A new study has found that Facebook usage has negatively impacted users' mental and physical health.
What are the details?
According to Business Insider, researchers from UC San Diego and Yale monitored Facebook usage of 5,208 adult participants over a period of two years.
Their results were concerning to say the least, and their only suggestion is to limit Facebook time.
The researchers discovered that spending time on the social media platform promotes "negative self-comparison" and simply mimics intimacy between people, something one can benefit from only in real life.
During the study, researchers were able to check in with subjects on their "emotional and physical well-being, as well as their body-mass index."
In an article published in the Harvard Business Review, the researchers said that the more people use Facebook, the worse they actually feel.
"Overall, our results showed that, while real-world social networks were positively associated with overall well-being, the use of Facebook was negatively associated with overall well-being," the researchers wrote. "These results were particularly strong for mental health; most measures of Facebook use in one year predicted a decrease in mental health in a later year."
The researchers found that users often compare their lives to that of other users, and feel that they fall short in return.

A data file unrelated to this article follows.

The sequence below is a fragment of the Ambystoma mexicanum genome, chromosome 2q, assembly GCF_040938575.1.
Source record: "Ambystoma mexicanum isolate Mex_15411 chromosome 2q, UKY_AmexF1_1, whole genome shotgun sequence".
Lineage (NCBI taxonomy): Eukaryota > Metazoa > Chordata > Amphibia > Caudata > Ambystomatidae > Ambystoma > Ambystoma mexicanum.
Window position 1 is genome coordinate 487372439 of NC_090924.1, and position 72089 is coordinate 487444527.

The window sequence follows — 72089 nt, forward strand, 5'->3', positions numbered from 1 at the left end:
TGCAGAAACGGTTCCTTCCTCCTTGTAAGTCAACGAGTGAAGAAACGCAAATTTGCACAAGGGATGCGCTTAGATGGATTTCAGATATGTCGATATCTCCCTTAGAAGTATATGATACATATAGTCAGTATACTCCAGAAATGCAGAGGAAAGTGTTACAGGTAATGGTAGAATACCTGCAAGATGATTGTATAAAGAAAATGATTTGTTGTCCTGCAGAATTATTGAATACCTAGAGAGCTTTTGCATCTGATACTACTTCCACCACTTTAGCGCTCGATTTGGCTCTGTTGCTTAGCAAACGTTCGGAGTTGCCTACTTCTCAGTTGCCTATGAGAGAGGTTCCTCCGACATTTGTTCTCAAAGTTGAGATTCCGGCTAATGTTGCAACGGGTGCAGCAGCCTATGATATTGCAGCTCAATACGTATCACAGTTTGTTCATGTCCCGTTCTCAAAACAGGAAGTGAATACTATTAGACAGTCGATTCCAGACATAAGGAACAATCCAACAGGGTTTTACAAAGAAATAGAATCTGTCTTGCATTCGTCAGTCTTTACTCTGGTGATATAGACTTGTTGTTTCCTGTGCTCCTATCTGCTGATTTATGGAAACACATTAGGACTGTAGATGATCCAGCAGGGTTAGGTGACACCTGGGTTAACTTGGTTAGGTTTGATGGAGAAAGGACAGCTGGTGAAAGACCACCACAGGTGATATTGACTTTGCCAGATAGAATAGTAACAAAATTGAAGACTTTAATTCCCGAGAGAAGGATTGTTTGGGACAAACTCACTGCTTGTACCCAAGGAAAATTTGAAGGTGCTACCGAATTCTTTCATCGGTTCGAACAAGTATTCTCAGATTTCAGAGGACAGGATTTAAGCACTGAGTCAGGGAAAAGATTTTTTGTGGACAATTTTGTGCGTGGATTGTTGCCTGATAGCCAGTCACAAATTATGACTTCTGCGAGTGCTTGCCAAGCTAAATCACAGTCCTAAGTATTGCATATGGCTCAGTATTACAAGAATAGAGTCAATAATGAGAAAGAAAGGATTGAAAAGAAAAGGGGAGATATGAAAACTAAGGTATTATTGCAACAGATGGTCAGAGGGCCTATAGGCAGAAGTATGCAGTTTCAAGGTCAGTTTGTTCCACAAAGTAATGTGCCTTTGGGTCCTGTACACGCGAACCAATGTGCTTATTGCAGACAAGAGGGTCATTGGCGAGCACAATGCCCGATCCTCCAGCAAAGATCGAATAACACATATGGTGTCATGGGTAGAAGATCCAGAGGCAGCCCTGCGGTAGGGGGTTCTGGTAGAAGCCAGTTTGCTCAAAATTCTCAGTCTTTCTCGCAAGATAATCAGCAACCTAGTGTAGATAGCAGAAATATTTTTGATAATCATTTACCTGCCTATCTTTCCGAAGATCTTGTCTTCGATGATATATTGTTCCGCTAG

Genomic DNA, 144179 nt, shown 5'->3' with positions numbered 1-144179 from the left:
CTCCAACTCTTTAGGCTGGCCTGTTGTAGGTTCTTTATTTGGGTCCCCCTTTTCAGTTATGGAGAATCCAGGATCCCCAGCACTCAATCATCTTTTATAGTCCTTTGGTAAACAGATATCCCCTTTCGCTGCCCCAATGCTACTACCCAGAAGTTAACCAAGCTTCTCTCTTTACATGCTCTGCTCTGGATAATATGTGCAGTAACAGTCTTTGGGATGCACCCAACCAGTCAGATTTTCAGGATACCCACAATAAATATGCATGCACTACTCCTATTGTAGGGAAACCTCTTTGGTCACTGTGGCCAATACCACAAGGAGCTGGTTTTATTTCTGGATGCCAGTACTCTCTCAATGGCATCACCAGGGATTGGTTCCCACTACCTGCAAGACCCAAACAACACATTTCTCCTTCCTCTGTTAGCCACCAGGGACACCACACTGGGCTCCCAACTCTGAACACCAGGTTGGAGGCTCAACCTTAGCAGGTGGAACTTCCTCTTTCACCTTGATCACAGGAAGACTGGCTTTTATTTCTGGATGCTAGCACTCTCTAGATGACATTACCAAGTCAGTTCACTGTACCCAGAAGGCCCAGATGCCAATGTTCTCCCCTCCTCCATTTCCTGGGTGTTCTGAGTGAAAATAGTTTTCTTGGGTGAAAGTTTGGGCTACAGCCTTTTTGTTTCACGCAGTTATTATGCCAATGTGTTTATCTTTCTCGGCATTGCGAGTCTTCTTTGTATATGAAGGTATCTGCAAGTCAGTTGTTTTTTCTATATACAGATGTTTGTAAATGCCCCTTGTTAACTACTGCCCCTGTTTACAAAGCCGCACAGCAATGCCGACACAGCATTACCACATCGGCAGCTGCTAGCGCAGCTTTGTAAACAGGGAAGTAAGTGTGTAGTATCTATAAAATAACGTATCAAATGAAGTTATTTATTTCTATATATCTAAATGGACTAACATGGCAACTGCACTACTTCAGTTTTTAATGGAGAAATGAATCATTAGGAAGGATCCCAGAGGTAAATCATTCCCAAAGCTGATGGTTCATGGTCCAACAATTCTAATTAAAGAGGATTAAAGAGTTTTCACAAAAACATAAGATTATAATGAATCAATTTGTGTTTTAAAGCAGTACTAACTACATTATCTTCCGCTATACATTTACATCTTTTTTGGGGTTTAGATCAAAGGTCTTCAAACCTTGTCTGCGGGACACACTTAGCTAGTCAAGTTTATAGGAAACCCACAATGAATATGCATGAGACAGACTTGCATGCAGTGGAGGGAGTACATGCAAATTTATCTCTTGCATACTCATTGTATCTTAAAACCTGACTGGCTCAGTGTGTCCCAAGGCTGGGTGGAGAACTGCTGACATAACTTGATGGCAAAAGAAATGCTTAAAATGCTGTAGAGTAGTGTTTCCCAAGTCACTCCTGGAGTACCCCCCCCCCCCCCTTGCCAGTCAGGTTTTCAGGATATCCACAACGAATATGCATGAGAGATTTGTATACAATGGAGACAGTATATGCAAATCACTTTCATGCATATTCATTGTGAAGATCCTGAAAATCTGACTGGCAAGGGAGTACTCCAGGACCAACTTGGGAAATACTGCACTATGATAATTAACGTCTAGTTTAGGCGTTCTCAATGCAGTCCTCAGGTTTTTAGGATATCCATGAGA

"Exposure to the carefully curated images from others' lives leads to negative self-comparison," the researchers determined.
What's worse is that it would appear that Facebook's connectivity is superficial at best and is a poor substitute for intimate connections with friends and family members.
What else did the researchers say?
"Overall, our results showed that, while real-world social networks were positively associated with overall well-being, the use of Facebook was negatively associated with overall well-being," researchers added.
"These results were particularly strong for mental health; most measures of Facebook use in one year predicted a decrease in mental health in a later year," researchers continued. "We found consistently that both liking others' content and clicking links significantly predicted a subsequent reduction in self-reported physical health, mental health, and life satisfaction."
Researchers concluded that social media is only duping people into believing that they are cultivating genuine connections with other people.
"While screen time in general can be problematic, the tricky thing about social media is that while we are using it, we get the impression that we are engaging in meaningful social interaction," researchers wrote. "Our results suggest that the nature and quality of this sort of connection is no substitute for the real world interaction we need for a healthy life."